While the hard work of the family has kept the business thriving for 32 years, it’s the food and atmosphere that makes Chad Chilton a regular.

“I go in there a lot. I always joke around like it’s my Cheers. I like the pizza, so I get different combinations. I’ve pretty much had everything on their menu,” he said.


The menu ranges from Tania’s famous pizza to pasta, salads, subs and gluten-free. Additionally, online ordering and delivery makes meal planning a snap.

Tania’s also has a full selection of beverages ranging from wine to craft beers and liquor.

Jim Carlin of Royal Oak is also a long-time customer.

“I’ve been going to Tania’s since Amos was 19,” he said. “Most often we get pizza and salad. Or if we are having pasta that night, I’ll get some parmesan bread sticks. It’s clean, the food is excellent, the service is good. Amos is both proprietor and friend. It’s a good family place. I would recommend it to anybody who likes pizza.”

Tania’s Pizza
3204 Crooks Road
Royal Oak, Michigan 48073












Ray’s Ice Cream, Selling Happiness for 60 Years!

Ray’s Ice Cream, Selling Happiness for 60 Years!

Tom Stevens, Owner of Ray’s Ice Cream

Wilma Andrews has never missed an Andrews family reunion. Even after moving from Berkley to Denver, her entire year’s schedule is arranged so that she is free to travel and to spend a week socializing with kids, grandkids, siblings, cousins, nieces, nephews and friends and attend a huge reunion picnic at Lake St. Clair Metropark.

But to Andrews, just as important during her yearly visit as that picnic, is at least one visit to Ray’s Ice Cream on Coolidge in Royal Oak.

“Ray’s has been part of my life for as long as I can remember,” Andrews says. “When my four children were young and we’d be going somewhere as a family, if we drove anywhere near Ray’s, the kids would laugh and chant, ‘Ray’s ICE cream! Ray’s ICE cream!’ And we usually did end up stopping there for cones, sodas and sundaes.”

“My grandfather, Raymond Stevens, opened Ray’s Ice Cream in 1958,” says third-generation owner, Tom Stevens, “and ran it with my dad, Dale Stevens, and my grandmother, Bernice.”

“My grandfather had worked at Mints Dairy and loved the business. When the dairy closed, my grandfather decided to open a facility to manufacture ice cream. He found some affordable property on Coolidge and built the building where we continue to operate.”

“My grandfather was only planning to be a wholesaler,” explains Tom, “but my grandmother wanted to also have an ice cream parlor. Ray found a diner closing in Detroit and bought the countertops for our soda fountain area, and the fountain became half of the business! I wish my Grandma was here to see it!”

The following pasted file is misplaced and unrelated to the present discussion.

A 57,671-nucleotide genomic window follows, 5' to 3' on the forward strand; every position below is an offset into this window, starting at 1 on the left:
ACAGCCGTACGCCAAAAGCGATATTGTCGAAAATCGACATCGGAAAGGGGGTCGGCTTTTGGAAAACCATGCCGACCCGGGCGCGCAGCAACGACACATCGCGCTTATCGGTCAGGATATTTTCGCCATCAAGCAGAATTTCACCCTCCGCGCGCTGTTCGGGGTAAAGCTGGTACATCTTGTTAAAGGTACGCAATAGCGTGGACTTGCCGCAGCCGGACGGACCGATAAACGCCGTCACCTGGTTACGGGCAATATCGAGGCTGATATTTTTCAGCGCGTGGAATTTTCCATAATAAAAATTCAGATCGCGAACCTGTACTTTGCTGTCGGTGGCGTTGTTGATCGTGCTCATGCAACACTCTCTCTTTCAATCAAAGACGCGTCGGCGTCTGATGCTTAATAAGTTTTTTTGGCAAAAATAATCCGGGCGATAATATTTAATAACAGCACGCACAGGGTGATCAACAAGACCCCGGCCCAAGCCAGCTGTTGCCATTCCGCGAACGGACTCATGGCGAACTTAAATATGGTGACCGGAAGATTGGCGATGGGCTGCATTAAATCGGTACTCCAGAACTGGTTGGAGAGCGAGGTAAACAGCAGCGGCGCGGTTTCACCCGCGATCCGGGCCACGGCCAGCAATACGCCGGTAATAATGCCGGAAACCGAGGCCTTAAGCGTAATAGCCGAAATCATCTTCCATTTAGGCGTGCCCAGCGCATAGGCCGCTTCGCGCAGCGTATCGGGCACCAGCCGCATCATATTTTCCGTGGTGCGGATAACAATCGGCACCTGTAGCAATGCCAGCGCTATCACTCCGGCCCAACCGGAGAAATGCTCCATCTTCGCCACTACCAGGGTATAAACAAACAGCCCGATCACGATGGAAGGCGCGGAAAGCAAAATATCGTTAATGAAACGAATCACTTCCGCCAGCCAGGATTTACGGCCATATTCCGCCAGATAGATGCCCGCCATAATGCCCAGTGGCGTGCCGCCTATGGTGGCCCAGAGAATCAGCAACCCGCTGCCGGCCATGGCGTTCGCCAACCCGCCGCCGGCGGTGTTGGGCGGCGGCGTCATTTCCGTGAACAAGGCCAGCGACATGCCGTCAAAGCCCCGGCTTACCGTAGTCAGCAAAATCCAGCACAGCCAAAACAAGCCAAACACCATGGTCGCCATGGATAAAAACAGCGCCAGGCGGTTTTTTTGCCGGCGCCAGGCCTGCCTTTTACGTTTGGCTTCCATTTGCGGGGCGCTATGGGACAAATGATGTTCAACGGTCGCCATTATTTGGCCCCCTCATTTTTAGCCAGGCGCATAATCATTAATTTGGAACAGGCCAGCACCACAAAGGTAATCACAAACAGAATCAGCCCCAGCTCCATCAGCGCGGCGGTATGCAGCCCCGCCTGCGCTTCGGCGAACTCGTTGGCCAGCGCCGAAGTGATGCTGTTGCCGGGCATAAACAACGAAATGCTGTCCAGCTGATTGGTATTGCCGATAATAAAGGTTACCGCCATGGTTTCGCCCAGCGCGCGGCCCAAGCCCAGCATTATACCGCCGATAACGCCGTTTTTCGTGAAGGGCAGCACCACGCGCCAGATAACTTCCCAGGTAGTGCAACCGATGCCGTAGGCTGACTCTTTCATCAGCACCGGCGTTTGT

“I fell in love with the place,” he says.

And now a fourth generation is being trained to take over and continue the business.

Tom’s nephew Tommy Shimshock, with a civil engineering degree from Purdue University, has worked at Ray’s since 2004 and is the production manager though, he says, smiling, “My title depends on the day.”

Nephew and production manager Tom Shimshock with co-worker Liam O’Brien

On this day, he and co-worker Liam O’Brien and Tom’s nephew, Stephen Shimshock (who has a double-business degree), will be making their vanilla ice cream.

“It happens to be my favorite flavor,” Tom says.

“Nowadays,’’ explains Tom, “the vanilla is like liquid gold. The supplier won’t even ship it anymore. We have to pick it up.”

Each ten-gallon batch uses two-to-three ounces of the precious, pure vanilla, and all of the ice creams are slow-churned to make.

“The equipment is new,” Tommy says. “But the ice cream is made the old-school way. It’s a slow process.”

In spite of the time-consuming production, Ray’s Ice Cream can create 2000 gallons of ice cream per week.

Half gallons of the ice cream can be bought at many area grocery stores, including: Hollywood Market, Holiday Market, Nino Salvaggio’s, Papa Joe’s, and Westborn Market on Woodward. The ice cream at Ray’s Ice Cream can also be hand-packed for take-out sale, and many popular flavors are available freshly packaged.

Ray’s Ice Cream also makes special orders of novelty, molded cordial and ice cream designs for parties, showers and other celebrations and holidays, with many photos of these creations on their website.

Tom’s daughter, Jenna Stevens, who has an art degree – and a love for her father’s business – schedules the many counter helpers who keep the lines of customers moving on hot, summer nights.

Bryce Everly, a pre-med student at the University of Michigan, has worked at Ray’s Ice Cream for three summers, and he enjoys the regular customers and making their orders just the way they like them.

“We get all sorts of great regulars every day,” Bryce says. “One gets a chocolate shake, light on the chocolate; another gets a vanilla shake; another gets a hot fudge sundae but with different types of ice cream each time.”

“And the weird thing is,” he adds, “most of our regulars are normal weight, even coming here daily!”

“All of our customers, and staff, are amazing,” Tom Stevens says. “I’m very excited to be continuing such a great business with another generation of its founding family.”

Ray’s Ice Cream
4233 Coolidge Highway
Royal Oak, MI  48073